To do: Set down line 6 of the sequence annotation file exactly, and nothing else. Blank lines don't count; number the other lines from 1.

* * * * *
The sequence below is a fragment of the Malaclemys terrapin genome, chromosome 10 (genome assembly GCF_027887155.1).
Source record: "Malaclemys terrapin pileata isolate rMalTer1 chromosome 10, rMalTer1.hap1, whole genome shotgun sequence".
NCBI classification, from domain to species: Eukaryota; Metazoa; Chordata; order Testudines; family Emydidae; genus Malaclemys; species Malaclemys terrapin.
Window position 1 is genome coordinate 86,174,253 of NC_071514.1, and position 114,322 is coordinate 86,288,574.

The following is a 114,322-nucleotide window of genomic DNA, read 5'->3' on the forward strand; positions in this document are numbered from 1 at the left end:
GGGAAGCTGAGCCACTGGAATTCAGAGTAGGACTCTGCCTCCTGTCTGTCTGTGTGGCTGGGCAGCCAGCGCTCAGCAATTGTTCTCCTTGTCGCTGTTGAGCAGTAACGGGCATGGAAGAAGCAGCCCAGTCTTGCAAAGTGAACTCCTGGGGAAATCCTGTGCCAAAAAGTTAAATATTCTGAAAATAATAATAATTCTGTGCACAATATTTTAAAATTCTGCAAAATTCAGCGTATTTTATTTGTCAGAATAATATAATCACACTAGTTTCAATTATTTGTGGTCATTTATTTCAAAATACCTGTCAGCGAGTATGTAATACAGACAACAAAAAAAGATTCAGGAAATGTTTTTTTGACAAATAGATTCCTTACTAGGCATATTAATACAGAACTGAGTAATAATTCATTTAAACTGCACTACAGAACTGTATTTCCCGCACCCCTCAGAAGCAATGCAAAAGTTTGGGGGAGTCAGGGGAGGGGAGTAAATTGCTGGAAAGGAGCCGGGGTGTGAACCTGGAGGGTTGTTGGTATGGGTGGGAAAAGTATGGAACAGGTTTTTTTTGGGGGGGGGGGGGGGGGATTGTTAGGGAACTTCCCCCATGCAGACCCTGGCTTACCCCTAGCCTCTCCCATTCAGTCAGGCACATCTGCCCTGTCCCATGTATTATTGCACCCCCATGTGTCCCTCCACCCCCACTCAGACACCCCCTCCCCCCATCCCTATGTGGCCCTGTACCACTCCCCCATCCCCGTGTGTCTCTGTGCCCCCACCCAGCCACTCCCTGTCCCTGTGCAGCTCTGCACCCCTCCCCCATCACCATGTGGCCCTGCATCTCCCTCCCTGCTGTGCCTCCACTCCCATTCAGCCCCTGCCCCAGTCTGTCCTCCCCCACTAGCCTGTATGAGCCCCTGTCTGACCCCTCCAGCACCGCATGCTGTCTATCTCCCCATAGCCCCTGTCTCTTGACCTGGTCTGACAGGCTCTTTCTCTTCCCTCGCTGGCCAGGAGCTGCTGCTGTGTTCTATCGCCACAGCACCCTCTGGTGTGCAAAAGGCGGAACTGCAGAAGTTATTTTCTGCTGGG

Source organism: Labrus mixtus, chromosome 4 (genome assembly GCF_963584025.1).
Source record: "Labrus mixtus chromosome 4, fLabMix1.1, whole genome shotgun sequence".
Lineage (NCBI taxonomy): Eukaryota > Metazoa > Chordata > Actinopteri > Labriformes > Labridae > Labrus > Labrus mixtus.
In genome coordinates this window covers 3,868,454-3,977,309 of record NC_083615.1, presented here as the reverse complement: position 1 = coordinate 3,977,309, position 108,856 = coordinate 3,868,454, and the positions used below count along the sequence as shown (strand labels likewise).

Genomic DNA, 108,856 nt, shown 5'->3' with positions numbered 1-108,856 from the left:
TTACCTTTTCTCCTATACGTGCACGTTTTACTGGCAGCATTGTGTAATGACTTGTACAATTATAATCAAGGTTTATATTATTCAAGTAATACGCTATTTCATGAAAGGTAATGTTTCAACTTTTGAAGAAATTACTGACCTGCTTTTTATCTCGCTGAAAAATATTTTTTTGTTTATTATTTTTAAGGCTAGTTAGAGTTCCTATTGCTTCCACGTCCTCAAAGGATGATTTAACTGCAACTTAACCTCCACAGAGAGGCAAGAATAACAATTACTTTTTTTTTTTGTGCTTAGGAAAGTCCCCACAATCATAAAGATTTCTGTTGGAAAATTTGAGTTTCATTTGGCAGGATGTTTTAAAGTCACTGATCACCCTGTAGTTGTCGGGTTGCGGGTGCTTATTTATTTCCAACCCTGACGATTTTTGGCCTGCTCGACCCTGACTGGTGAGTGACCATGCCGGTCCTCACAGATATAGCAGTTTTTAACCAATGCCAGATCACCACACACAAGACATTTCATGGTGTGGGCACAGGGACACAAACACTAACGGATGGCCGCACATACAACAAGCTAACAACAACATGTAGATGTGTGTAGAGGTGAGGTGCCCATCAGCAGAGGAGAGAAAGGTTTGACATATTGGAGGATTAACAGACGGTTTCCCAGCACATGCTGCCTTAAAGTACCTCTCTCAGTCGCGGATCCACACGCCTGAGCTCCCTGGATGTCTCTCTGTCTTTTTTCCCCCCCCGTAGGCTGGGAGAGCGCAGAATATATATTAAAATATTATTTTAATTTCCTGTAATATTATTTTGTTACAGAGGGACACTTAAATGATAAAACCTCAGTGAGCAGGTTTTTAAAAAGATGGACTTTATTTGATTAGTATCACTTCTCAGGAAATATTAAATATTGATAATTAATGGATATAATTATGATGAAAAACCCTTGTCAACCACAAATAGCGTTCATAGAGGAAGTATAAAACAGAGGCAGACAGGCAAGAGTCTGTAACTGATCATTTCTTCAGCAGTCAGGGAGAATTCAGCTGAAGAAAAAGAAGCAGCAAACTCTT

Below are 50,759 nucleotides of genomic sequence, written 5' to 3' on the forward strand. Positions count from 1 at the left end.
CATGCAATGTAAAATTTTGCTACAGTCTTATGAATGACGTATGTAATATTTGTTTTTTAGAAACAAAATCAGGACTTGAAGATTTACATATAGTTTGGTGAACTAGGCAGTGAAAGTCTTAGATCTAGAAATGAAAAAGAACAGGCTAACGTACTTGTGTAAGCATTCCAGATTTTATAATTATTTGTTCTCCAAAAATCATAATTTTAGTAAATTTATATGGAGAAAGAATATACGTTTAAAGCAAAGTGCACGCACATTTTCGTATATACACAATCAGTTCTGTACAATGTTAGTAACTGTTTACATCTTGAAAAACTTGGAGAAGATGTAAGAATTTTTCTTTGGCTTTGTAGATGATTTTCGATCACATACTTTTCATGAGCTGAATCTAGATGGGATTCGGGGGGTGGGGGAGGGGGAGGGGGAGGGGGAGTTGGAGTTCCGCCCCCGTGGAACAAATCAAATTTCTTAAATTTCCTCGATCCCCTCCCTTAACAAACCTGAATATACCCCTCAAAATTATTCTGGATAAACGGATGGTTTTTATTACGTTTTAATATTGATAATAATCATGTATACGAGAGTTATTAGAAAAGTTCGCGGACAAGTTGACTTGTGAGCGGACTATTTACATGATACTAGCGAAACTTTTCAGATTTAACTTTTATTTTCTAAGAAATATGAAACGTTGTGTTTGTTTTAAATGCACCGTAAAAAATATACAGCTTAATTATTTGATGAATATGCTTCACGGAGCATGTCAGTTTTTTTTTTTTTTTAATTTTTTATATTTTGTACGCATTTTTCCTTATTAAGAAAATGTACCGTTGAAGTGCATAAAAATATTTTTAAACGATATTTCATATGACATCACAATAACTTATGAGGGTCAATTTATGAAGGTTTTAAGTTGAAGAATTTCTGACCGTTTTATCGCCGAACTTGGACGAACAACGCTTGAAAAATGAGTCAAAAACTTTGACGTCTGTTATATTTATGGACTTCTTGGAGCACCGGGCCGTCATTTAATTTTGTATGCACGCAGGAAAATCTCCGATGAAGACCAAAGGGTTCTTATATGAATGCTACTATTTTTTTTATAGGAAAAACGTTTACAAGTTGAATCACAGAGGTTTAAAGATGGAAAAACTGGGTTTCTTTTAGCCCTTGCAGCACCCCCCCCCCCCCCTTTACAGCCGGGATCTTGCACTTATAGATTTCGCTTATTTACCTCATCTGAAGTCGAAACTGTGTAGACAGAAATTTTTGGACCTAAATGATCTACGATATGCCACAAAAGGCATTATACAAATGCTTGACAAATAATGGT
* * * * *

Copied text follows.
GGGAAGCTGAGCCACTGGAATTCAGAGTAGGACTCTGCCTCCTGTCTGTCTGTGTGGCTGGGCAGCCAGCGCTCAGCAATTGTTCTCCTTGTCGCTGTTGAGCAGTAACGGGCATGGAAGAAGCAGCCCAGTCTTGCAAAGTGAACTCCTGGGGAAATCCTGTGCCAAAAAGTTAAATATTCTGAAAATAATAATAATTCTGTGCACAATATTTTAAAATTCTGCAAAATTCAGCGTATTTTATTTGTCAGAATAATATAATCACACTAGTTTCAATTATTTGTGGTCATTTATTTCAAAATACCTGTCAGCGAGTATGTAATACAGACAACAAAAAAAGATTCAGGAAATGTTTTTTTGACAAATAGATTCCTTACTAGGCATATTAATACAGAACTGAGTAATAATTCATTTAAACTGCACTACAGAACTGTATTTCCCGCACCCCTCAGAAGCAATGCAAAAGTTTGGGGGAGTCAGGGGAGGGGAGTAAATTGCTGGAAAGGAGCCGGGGTGTGAACCTGGAGGGTTGTTGGTATGGGTGGGAAAAGTATGGAACAGGTTTTTTTTGGGGGGGGGGGGGGGGGATTGTTAGGGAACTTCCCCCATGCAGACCCTGGCTTACCCCTAGCCTCTCCCATTCAGTCAGGCACATCTGCCCTGTCCCATGTATTATTGCACCCCCATGTGTCCCTCCACCCCCACTCAGACACCCCCTCCCCCCATCCCTATGTGGCCCTGTACCACTCCCCCATCCCCGTGTGTCTCTGTGCCCCCACCCAGCCACTCCCTGTCCCTGTGCAGCTCTGCACCCCTCCCCCATCACCATGTGGCCCTGCATCTCCCTCCCTGCTGTGCCTCCACTCCCATTCAGCCCCTGCCCCAGTCTGTCCTCCCCCACTAGCCTGTATGAGCCCCTGTCTGACCCCTCCAGCACCGCATGCTGTCTATCTCCCCATAGCCCCTGTCTCTTGACCTGGTCTGACAGGCTCTTTCTCTTCCCTCGCTGGCCAGGAGCTGCTGCTGTGTTCTATCGCCACAGCACCCTCTGGTGTGCAAAAGGCGGAACTGCAGAAGTTATTTTCTGCTGGG